John Garner

mPEG-PLGA from PolySciTech used in Development of Microwave Manufacturing Technique for Chemotherapeutic-Loaded Nanoparticles

Blog Post created by John Garner on Jan 22, 2019

Dunn, 2019 ZAP polyscitech PEG-PLGA nanoparticles.jpg

Have you ever looked at a microwave oven and wondered if it could be used to manufacture nanoparticles? Microwave electromagnetic radiation generates heat by vibrating the molecules of whatever is placed within range. In a household, most people use this technology to warm up food, such as breakfast burritos. In a lab, however, this same technology can be applied towards a wide array of applications. Recently, researchers at University of North Carolina at Chapel Hill used PEG-PLGA (AK010, AK037) from PolySciTech (www.polyscitech.com) as part of developing a microwave-based manufacturing technique to develop nanoparticle formulations containing paclitaxel for cancer delivery system. This research holds promise to enable rapid and efficient nanoparticle manufacturing for improved cancer therapy. Read more: Dunn, Stuart S., J. Christopher Luft, and Matthew C. Parrott. "Zapped assembly of polymeric (ZAP) nanoparticles for anti-cancer drug delivery." Nanoscale (2019). https://pubs.rsc.org/en/content/articlehtml/2019/nr/c8nr09944h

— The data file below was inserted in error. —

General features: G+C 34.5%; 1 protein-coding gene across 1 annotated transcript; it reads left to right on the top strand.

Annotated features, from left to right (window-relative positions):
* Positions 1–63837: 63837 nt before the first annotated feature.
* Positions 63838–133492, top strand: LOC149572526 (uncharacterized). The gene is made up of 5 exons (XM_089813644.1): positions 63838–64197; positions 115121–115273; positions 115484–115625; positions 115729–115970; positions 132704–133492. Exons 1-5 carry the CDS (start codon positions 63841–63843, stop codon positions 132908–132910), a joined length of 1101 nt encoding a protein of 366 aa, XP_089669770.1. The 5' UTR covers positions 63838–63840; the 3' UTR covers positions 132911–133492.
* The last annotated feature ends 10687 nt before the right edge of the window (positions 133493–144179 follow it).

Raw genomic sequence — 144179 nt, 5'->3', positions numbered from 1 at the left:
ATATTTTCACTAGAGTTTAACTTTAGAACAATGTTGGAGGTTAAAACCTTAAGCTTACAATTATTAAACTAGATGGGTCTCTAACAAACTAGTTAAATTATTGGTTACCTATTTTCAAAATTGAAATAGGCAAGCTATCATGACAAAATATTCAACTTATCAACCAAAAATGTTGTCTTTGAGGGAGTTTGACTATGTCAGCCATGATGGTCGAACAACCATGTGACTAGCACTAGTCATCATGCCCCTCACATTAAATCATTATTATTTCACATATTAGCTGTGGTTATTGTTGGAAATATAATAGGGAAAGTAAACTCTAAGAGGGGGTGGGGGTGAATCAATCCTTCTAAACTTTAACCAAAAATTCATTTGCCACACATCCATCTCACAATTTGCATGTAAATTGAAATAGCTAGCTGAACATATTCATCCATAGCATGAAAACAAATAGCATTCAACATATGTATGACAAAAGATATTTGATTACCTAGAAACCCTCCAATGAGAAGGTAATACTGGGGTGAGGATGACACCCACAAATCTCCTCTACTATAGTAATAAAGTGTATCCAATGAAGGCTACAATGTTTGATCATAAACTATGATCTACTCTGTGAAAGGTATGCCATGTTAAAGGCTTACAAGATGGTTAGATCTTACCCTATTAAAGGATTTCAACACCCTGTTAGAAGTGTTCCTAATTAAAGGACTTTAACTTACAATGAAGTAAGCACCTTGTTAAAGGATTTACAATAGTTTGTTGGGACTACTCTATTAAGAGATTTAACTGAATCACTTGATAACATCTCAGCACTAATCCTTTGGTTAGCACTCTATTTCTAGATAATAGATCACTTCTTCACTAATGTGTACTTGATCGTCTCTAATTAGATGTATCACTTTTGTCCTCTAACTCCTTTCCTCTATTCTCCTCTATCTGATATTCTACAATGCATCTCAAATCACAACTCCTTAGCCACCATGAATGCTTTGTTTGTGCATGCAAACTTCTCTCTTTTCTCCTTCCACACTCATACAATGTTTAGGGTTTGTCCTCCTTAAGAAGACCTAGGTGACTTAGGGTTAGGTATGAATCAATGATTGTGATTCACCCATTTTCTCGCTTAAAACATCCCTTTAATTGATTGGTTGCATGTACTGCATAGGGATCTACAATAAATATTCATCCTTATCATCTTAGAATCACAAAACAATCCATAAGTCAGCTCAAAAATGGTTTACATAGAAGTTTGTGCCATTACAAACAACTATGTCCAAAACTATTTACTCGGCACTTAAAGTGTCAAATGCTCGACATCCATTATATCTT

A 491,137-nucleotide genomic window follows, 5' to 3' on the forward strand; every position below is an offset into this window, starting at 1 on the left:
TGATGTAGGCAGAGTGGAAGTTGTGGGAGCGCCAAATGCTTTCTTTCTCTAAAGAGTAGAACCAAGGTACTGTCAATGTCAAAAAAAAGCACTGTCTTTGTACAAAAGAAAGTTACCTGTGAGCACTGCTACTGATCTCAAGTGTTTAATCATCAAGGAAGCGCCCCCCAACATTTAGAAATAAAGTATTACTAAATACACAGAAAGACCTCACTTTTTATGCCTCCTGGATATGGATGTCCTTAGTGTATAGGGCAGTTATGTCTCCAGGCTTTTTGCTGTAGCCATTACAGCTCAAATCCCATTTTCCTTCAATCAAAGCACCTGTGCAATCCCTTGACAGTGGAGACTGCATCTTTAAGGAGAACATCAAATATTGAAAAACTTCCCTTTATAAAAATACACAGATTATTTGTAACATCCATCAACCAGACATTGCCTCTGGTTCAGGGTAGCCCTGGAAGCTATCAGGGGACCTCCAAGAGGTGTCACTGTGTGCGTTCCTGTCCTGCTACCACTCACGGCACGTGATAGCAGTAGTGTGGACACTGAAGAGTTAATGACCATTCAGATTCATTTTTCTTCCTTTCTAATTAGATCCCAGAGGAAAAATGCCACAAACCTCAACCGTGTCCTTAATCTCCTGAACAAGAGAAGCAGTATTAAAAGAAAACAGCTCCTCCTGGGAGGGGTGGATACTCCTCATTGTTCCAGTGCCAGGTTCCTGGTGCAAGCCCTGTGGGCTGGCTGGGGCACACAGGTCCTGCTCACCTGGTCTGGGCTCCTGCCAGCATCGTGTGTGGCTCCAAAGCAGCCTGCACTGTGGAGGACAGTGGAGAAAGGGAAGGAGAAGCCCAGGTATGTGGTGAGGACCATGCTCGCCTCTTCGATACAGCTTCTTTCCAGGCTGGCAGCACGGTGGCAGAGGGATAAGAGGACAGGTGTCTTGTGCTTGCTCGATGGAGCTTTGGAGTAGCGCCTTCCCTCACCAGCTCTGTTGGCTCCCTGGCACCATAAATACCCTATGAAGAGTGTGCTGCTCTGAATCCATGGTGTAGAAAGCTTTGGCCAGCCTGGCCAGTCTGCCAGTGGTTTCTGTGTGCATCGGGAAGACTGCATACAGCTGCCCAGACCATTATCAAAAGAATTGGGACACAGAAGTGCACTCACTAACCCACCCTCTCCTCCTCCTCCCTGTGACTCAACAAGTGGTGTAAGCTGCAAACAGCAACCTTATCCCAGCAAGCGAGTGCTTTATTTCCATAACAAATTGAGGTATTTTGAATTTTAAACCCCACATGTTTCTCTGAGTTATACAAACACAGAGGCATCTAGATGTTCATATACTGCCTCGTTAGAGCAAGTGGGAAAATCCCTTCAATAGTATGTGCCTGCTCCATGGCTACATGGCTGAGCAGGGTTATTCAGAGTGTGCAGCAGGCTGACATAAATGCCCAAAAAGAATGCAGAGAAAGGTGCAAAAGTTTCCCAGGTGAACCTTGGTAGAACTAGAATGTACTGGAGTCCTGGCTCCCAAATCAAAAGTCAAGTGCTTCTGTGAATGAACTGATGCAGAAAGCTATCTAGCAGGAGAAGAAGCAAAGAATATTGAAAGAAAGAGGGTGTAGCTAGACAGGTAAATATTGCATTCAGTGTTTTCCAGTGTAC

“Abstract: The starting hypothesis for this work was that microwave synthesis could enable the rapid assembly of polymers into size-specific nanoparticles (NPs). The Zapped Assembly of Polymeric (ZAP) NPs was initially realized using poly(lactic-co-glycolic acid)-poly(ethylene glycol) (PLGA-PEG) block copolymers and distinct microwave reaction parameters. A library of polymeric NPs was generated with sizes ranging from sub-20 nm to 350 nm and low polydispersity. Select ZAP NPs were synthesized in 30 seconds at different scales and concentrations, up to 200 mg and 100 mg mL−1, without substantial size variation. ZAP NPs with diameters of 25 nm, 50 nm, and 100 nm were loaded with the chemotherapeutic paclitaxel (PXL), demonstrated unique release profiles, and exhibited dose-dependent cytotoxicity similar to Taxol. Incorporation of d-alpha tocopheryl polyethylene glycol succinate (TPGS) and PLGA33k allowed for the production of a sub-40 nm NP with an exceptionally high loading of PXL (12.6 wt%, ca. 7 times the original NP) and a slower release profile. This ZAP NP platform demonstrated scalable, flexible, and tunable synthesis with potential toward clinical scale production of size-specific drug carriers.”

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